Retired school teacher Mary Lou Nay works her small farm daily along with her husband, James, and son, Jacob.
“I don’t think people really understand a small farm operation,” she said. “It’s really different.”
She looks on her time at the Columbus Summer Farmers Market as a chance to educate her customers — whether it’s on the values of locally produced veggies or extending an invitation to her farm, which features a you-pick component for the farm’s berry and pumpkin output.
Vendor name: Nay-ture’s Hilltop Farm
City of residence: Columbus
How and when did you become a part of the market?
This is my first year at the Columbus Summer Farmers Market. We originally started out thinking primarily we would have only berries and pumpkins. We have almost every berry you can think of. We had to figure out a way to sell them.
What do you sell?
Berries, pumpkins and flowers. I sell probably as many flowers and plants as I do vegetables. I pick them by hand. I can do quality control while I’m picking them. And vegetables — lots of zucchini — and herbs of all kinds.
How long have you been making/growing/crafting your goods?
We’ve been commercially selling for three years — we’re babies at this.
Talk about the process of creating your items, the time, supplies and skills involved:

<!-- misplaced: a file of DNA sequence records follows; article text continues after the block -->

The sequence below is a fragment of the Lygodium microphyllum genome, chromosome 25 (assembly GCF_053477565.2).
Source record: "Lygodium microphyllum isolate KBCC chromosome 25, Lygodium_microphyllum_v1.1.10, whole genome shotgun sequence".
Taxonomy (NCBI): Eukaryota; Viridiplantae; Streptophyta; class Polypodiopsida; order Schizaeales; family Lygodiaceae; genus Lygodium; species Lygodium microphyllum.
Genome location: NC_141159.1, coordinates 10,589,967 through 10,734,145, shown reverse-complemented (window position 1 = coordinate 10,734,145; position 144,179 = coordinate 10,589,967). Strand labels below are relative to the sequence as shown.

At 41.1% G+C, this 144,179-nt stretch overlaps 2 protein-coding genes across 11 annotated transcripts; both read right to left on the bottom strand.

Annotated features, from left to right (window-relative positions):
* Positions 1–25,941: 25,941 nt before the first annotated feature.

This year I planted my snap peas on March 1. I love picking raspberries. One of my real joys is working with children.
What do you like about being a part of the market?
For one thing, the people there are lovely. Not just the customers, but also the other vendors. The lady who runs it just has been so good to me. And I enjoy meeting new people.
What were you looking forward to most during your first year at the market?
Just meeting people and telling people about the farm — as well as developing a clientele of my own, primarily for the berries. I know the clientele is in Columbus — I just have to tell them who I am.
What’s been one of your most memorable experiences participating in the market?
Occasionally I see a little child who would enjoy having a zinnia, and I give them a flower. They smile and they thank me. It’s one of those simple acts of kindness. I enjoy watching people pick out their flowers to create their bouquets. During a recent market, one young woman was so excited about picking out the colors and textures to make an absolutely beautiful arrangement.
What types of conversations do you have with the shoppers?
Lots of things: About how to plant, recipes, how to care for products, how I’ve grown the produce and the value of the produce. I give them growing tips, and I teach them about marigolds and how they keep the bugs away.
Do you think people are becoming more interested in locally produced items? If so, why?
Absolutely. It’s so important to have this market. They expect something real. So many people have shared stories of experiences with insecticides. You’ve got a product in the stores and you have no idea what’s gone on it.
What are your plans when the market ends?
I freeze anything I have left over as best I can — and the next year I sell jams. I don’t have a greenhouse, so I can’t produce things real early. Our you-pick farm runs until Oct. 31. And, for the past two years, after Oct. 31 I fly out to California to visit my granddaughters.